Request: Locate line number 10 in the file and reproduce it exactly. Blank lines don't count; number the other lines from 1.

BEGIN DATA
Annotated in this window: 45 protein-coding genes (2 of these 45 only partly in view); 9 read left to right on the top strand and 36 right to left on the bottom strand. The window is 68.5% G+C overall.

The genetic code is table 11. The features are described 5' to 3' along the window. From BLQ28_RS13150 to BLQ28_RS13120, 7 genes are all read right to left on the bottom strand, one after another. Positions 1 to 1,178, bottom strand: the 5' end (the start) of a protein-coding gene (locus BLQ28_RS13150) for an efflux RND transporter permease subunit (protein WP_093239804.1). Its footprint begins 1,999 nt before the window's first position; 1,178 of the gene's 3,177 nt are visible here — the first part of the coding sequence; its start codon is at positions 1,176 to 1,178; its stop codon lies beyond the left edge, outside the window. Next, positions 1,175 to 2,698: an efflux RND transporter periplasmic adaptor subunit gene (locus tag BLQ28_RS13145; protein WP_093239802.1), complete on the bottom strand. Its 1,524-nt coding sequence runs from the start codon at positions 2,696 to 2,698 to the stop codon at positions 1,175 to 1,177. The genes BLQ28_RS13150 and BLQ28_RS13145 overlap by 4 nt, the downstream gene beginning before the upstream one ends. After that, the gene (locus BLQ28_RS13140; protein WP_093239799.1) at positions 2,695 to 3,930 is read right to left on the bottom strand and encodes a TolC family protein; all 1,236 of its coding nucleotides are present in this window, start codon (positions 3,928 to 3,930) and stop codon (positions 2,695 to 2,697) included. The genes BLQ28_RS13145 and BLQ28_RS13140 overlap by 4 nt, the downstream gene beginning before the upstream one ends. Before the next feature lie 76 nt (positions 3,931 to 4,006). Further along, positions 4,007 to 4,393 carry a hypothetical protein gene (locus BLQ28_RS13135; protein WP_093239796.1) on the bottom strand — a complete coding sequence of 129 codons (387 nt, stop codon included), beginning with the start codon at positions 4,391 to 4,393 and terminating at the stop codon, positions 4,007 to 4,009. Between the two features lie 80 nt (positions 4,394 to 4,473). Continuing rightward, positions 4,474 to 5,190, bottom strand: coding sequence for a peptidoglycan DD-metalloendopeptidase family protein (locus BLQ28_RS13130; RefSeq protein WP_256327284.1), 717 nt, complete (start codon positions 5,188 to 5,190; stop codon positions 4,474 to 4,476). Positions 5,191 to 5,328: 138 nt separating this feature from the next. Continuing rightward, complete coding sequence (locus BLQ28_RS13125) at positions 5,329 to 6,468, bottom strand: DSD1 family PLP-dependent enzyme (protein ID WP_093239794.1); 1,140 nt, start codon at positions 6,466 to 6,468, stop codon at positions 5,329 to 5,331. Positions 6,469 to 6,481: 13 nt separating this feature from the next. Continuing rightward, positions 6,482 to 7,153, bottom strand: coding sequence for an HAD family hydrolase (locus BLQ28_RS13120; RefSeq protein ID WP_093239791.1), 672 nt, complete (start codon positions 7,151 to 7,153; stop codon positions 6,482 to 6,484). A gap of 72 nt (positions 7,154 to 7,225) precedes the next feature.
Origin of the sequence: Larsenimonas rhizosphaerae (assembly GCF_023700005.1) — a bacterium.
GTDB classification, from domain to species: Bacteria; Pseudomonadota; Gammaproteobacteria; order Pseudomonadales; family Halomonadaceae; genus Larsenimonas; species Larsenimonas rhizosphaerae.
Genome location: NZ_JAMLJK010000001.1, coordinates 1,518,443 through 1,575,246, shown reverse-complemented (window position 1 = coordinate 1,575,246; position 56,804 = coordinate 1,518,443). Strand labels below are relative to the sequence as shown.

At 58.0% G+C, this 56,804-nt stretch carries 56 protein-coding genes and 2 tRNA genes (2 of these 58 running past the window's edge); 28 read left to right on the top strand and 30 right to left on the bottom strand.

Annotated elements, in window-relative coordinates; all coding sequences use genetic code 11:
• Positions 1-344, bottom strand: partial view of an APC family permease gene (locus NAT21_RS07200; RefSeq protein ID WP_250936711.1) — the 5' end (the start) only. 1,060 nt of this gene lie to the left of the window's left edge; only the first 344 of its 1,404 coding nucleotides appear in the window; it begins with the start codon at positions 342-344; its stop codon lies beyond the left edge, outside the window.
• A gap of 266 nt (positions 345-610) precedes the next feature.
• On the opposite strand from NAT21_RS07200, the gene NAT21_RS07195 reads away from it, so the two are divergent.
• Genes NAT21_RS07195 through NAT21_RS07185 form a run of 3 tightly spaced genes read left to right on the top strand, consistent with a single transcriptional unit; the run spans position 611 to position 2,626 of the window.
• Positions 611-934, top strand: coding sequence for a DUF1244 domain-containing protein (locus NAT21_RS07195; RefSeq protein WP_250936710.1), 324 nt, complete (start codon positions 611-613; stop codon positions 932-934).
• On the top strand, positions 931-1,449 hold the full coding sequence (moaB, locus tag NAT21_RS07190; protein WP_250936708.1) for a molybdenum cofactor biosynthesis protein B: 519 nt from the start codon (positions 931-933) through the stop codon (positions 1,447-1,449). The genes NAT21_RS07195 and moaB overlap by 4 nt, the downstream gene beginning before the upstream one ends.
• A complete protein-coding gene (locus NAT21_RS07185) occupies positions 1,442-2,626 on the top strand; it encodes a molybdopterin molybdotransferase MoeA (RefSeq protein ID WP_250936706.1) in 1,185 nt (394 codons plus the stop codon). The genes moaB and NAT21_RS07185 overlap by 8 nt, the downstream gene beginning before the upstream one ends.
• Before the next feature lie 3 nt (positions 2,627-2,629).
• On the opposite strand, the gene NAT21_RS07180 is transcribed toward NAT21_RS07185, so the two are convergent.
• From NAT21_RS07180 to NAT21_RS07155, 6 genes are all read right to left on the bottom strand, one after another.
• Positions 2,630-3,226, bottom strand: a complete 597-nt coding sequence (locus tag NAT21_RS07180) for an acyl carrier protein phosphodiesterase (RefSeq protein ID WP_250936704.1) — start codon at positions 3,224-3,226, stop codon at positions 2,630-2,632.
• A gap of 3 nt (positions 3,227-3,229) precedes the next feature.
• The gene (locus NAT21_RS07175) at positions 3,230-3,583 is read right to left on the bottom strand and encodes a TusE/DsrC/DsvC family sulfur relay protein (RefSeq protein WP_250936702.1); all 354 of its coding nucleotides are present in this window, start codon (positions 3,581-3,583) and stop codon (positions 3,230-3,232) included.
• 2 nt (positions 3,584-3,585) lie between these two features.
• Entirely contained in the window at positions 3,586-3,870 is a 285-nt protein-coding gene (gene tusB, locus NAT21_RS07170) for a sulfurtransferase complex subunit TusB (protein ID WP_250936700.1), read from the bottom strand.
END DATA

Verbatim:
• On the opposite strand from NAT21_RS07200, the gene NAT21_RS07195 reads away from it, so the two are divergent.